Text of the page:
The flash-mob pillow fights took place in 115 cities, according to Britain's Daily Mail, with varying degrees of fun and ferocity.
Many NYC pillow fighters turned out in rabbit costumes for the feathery pre-Easter event in Washington Square Park, the New York Daily News reported.
While in Shanghai, police officers cracked down on a small group in the city's People's Square after about five minutes.
The fights are organised as part of the Urban Playground Movement via Facebook and also on www.pillowfightday.com -- which features a list of participating cities and a guide to pillow fight etiquette.
The website offers no explanation as to why people might wish to take part.
Taiwanese student Jiang Shin-Yu, 16, who joined around 100 others to fight in the capital, said it was a great way to relieve stress.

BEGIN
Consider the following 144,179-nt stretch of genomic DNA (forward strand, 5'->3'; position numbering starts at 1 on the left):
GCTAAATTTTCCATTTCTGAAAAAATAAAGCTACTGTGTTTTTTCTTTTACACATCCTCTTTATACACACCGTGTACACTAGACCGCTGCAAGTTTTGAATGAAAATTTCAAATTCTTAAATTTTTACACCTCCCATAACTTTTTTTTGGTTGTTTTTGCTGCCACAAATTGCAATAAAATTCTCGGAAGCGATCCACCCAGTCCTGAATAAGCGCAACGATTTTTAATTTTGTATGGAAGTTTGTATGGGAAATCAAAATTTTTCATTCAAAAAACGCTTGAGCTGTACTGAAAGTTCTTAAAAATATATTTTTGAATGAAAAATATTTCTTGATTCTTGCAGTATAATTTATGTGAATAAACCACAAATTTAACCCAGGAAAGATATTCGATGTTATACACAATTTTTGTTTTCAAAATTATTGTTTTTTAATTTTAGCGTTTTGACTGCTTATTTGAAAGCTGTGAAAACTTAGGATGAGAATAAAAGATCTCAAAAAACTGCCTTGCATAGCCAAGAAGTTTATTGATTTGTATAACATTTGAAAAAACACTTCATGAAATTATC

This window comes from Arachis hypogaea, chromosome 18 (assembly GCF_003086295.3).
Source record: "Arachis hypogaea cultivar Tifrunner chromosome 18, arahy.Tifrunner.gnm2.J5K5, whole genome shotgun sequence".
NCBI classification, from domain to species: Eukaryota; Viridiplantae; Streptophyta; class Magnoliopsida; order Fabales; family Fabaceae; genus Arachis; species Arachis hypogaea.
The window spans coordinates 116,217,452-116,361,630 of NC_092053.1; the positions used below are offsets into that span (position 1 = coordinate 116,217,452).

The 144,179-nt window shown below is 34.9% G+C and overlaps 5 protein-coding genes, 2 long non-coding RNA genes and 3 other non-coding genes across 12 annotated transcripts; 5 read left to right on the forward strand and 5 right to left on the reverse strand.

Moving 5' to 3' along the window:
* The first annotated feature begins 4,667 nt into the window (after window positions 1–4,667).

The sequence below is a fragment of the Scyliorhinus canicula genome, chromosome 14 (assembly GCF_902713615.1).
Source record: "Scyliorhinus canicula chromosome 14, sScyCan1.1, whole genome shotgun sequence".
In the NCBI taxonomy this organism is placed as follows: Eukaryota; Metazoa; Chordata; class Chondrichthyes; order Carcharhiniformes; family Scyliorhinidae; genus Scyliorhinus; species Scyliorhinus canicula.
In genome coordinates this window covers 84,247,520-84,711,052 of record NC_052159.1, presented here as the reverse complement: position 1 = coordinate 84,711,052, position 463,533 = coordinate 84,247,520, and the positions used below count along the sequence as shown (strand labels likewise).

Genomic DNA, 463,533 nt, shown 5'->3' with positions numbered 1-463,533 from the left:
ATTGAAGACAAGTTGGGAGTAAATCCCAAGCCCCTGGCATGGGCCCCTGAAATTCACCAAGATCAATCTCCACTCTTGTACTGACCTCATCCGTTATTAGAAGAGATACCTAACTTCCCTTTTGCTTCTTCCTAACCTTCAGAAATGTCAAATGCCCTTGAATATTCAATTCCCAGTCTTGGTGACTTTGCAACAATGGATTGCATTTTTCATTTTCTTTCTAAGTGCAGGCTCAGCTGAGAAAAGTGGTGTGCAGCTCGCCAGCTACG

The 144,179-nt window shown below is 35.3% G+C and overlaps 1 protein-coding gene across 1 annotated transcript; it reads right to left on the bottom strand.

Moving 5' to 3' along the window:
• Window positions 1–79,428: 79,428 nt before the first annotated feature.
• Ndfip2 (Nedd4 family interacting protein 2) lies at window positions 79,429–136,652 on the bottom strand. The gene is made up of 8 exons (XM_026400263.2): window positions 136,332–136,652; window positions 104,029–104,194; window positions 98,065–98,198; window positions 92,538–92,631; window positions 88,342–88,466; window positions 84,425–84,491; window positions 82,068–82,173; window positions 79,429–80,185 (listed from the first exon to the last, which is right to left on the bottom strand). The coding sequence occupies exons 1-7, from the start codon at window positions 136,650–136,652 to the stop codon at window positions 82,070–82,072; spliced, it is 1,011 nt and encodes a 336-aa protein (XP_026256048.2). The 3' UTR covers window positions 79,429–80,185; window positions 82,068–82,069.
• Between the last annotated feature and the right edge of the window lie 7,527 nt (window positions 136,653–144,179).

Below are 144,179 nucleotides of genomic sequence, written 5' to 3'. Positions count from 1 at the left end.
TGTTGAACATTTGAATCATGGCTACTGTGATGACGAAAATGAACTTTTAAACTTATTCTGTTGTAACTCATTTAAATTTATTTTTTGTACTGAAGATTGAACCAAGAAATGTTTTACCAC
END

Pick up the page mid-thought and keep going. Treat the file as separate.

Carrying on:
"I am so happy that I finally got to release all my stress today," Sky News quoted Shin-Yu as saying. "There is a lot of pressure on me from my academic work, problems in my relationship and arguments with friends."
The site discourages pillow fights in parks -- not only due to litter concerns but because apparently "most events in parks are boring."
Hundreds took part in a pillow fight in front of Berlin's famous Brandenburg Gate, and others in front of the National Gallery at Trafalgar Square, London.
The record for the largest pillow fight was 3,706 people at a BBC Children in Need event in Minehead, Somerset in 2008, the Independent wrote.